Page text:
In this post, Rousseau and religion as he interpreted it shall be discussed. The modern stance on religion originates from Rousseau’s genius. In his Profession of Faith of the Savoyard Vicar, Rousseau propounds a philosophy of religion that contains the standard view that we moderns accept with the exception of God. Rousseau affirmed His existence. David Hume put the finishing touches to Rousseau’s stance by displacing God to the dustbin. This article investigates certain difficulties with Rousseau’s philosophy of religion.
A critical reading of Profession of Faith of the Savoyard Vicar will uncover that Rousseau built his philosophy by taking Christianity as his model for religion. This is not unusual, since Rousseau was writing in an environment where Catholic and Protestant tensions rivalled that of Liverpool and Manchester United fans. If Rousseau’s philosophy was a philosophy of Christianity, there would be no quarrel. But he envisioned it as a philosophy of religion. All religions. When applied to other religions, Rousseau’s philosophy causes difficulties to arise. This is because not every religion resembles Christianity, and what is true of Protestants need not be true of Zen Buddhists, for instance.
It could be argued, of course, that Rousseau did not envision religion in such a broad scope. He explicitly refers to the three major Abrahamic faiths, Judaism, Christianity, Islam. To expect his philosophy to encompass Eastern religions which were of no direct concern to him is unreasonable. This consideration is both correct and peculiar. It is correct because Rousseau does explicitly narrow his scope in understanding religion. Also it is strange because it shows that Rousseau viewed Islam as a Western religion. He states:
We have three principal religions in Europe. One accepts a single revelation, the second accepts two, the third accepts three…The one which accepts three is the most modern and appears to be the most consistent (p. 303)
The first religion is Judaism; the second is Christianity; the third is Islam. Rousseau saw Islam as the most modern and most rationally consistent religion, among the Abrahamic faiths. Today it is common knowledge, even if not announced due to PC (politically correct) reasons, that Islam is the least modern religion.
Even though the above contention is correct and strange, Rousseau still has difficulties to answer. His analysis of religion was primarily of Christianity. He admits that he is not well-versed in Judaism to be able to speak of it knowledgably (p. 304). And he makes statements about Islam that indicate he knew very little of it. He says that the Torah, the Bible, and the Quran is read in translation (p. 303). Muhammad spoke in Arabic and the Quran preserves that Arabic. Jesus spoke Aramaic but the Bible is in Greek. While saying he is focusing on all Abrahamic faiths, Rousseau focused only on Christianity. This, again, is understandable. And there is no problem in this, if he made this a philosophy of Christianity. But he made it a philosophy of Western religions.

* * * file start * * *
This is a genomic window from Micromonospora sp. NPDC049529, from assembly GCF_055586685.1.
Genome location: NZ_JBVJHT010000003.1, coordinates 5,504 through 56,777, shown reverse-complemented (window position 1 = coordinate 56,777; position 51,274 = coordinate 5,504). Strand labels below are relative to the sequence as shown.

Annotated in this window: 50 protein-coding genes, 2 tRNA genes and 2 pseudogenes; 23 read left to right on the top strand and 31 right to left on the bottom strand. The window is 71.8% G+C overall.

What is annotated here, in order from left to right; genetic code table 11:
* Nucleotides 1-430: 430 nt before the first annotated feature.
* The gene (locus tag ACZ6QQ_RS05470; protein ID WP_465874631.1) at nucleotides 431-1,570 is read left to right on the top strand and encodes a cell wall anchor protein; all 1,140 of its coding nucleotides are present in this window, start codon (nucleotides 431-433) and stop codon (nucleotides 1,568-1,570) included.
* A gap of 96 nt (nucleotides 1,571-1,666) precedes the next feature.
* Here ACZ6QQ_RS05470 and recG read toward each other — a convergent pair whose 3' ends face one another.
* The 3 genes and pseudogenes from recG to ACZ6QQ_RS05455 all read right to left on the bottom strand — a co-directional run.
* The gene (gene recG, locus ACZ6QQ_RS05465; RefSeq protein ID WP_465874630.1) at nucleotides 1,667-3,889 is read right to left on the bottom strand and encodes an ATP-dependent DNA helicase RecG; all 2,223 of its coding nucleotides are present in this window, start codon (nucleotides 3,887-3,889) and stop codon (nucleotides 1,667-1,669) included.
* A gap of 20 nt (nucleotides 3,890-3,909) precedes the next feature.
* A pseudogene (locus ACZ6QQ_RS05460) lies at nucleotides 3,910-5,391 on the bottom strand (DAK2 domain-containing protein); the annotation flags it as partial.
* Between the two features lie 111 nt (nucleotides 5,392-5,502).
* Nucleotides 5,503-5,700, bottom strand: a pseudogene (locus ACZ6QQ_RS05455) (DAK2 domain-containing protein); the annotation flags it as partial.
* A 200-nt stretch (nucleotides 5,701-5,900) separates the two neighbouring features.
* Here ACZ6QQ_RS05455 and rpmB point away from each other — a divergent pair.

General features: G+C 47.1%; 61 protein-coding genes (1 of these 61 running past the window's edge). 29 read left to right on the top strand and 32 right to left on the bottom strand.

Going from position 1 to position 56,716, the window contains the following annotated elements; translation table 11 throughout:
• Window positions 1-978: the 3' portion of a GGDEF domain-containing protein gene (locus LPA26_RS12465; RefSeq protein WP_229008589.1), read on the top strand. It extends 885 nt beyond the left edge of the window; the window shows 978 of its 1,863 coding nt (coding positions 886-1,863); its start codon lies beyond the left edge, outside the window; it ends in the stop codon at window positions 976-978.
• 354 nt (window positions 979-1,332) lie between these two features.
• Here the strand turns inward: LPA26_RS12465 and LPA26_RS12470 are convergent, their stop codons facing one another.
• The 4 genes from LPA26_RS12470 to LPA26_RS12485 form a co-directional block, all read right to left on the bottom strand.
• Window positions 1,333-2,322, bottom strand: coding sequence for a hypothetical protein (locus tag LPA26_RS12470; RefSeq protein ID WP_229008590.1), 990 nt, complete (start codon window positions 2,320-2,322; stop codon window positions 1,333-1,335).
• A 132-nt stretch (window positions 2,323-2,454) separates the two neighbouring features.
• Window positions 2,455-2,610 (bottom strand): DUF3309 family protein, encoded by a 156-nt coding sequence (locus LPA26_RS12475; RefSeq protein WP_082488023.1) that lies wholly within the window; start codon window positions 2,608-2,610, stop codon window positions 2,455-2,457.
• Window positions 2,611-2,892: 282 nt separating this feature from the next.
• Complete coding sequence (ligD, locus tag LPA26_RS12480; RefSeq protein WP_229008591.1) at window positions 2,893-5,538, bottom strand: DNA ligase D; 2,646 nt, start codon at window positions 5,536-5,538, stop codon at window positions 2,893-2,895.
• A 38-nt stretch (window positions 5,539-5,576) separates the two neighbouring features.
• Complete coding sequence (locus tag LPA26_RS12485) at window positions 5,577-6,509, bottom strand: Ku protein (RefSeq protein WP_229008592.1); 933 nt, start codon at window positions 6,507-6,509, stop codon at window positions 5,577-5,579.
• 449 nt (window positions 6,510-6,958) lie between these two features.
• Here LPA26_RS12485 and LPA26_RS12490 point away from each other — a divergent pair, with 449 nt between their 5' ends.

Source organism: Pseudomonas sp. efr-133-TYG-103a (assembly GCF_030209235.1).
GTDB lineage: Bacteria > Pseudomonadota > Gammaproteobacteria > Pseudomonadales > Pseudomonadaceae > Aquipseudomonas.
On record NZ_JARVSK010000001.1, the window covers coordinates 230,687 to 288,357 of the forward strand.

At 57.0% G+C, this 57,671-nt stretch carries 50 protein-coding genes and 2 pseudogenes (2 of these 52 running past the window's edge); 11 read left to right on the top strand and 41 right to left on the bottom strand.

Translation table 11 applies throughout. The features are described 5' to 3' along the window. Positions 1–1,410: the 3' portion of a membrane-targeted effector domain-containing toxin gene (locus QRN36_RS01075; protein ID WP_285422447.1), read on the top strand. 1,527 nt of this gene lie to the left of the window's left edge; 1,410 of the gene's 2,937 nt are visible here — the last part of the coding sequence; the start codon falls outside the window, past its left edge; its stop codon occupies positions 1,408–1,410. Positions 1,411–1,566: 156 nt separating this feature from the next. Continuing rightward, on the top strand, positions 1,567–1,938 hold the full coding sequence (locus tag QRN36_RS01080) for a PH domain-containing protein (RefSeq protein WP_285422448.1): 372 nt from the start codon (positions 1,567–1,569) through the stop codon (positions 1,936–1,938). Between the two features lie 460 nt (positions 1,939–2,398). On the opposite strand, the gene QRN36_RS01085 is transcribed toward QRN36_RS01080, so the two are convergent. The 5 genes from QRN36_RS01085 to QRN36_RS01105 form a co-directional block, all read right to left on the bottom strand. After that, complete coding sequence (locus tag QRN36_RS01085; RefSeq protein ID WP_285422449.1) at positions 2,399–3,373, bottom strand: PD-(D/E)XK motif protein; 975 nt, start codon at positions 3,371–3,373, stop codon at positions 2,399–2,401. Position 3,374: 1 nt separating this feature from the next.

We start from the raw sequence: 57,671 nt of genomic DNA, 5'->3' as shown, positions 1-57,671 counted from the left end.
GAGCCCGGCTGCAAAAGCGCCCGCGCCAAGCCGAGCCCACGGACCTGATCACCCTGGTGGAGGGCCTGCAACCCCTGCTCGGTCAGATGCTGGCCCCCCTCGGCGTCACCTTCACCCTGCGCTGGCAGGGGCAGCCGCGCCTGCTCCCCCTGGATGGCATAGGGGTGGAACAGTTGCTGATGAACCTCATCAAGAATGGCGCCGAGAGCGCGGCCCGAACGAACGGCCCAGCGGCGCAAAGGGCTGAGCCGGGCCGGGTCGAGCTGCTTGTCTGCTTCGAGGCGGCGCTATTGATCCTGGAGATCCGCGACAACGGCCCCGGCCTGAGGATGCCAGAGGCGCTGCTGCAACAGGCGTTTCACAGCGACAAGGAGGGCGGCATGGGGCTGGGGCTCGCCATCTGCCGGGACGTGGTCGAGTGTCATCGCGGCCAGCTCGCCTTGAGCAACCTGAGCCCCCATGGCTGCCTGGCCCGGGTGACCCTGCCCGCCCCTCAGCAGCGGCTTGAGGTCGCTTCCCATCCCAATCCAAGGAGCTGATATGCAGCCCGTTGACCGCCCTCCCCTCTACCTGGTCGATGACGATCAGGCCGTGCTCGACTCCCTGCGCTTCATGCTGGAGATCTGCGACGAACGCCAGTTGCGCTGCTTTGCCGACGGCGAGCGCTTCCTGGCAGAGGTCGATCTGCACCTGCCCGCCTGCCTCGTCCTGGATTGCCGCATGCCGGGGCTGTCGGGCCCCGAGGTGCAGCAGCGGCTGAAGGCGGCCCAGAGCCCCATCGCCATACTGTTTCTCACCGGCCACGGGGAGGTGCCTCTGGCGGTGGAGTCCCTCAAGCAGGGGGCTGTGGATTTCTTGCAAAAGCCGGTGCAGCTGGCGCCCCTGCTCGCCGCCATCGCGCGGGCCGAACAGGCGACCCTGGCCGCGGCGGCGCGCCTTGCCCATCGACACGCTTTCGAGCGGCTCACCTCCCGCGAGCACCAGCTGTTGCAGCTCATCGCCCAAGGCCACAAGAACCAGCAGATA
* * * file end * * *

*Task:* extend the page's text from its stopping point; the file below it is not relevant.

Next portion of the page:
Let us not be shallow. Let us admit that Rousseau made some mistakes with regard to Islam, slips of the pen. No human, after all, is free from errors. This doesn’t mean his philosophy of religion is flawed. One rotten pear does not mean the entire pear tree is rotten. Agreed. although it appears to me that there is more than one rotten pear here.
By taking Christianity as a model for all religion, Rousseau equated Christian themes with Islamic themes. He overlooked the crucial differences between the two religions. If he did, he would have been able to make a philosophy that can accurately capture the distinct characteristics of not only monks but also mujtahids. I will highlight several distinctive features of Islam, but before doing so I need to emphasis a point: I am not arguing that the Islamic themes are better than the Christian themes. I am not arguing that the Islamic themes are better than Rousseau’s themes. I am not arguing that the Islamic themes are correct. I shall not get involved in argumentation, but description. I am describing Islamic themes and showing how they differ from Christian themes. I am describing Islamic themes and showing how they differ from Rousseau’s themes. What follows shan’t be my own profession of faith.
Rousseau gives us a dialogue between The Inspired Man and The Reasoner. The Inspired Man propounds the Christian doctrine of mysteries. Christianity tells us that there are some mysteries of faith that cannot be accepted by Reason. The word “mystery” was the term priests gave to “logical contradictions”. The mysteries included the Trinity (One God who has three persons) and the Incarnation (God became flesh). To the sceptics, the priests replied that their Reason was too debased to understand such a Holy Truth as the mysteries. People were expected to accept these mysteries on authority of men alone.
Islam does not have the concept of mysteries. Islam propagates the idea of the pure Oneness of God:
Say, ‘He is God, the One. God the Eternal Refuge. He neither begets nor is born. Nor is there any equal to Him [112: 1-4]
There was no need for Muslims to explain how One God could be Three or how God who was unlike any created being was actually like a created being. Moreover, Muslim philosophers have explicitly said that logic is the basis of all knowledge. Fakhrudin Ar-Razi propounded the “Golden Rule” in Islamic philosophy. The Golden Rule states that if we choose a Divine Text over logic then we disprove the Divine Text which we could only know via logic. Any student of Muslim philosophy will be perplexed with The Inspired Man’s fallacious reasoning.
Many thanks for dropping by. if you have any question, please don’t hesitate to get in touch and we’ll get back to you.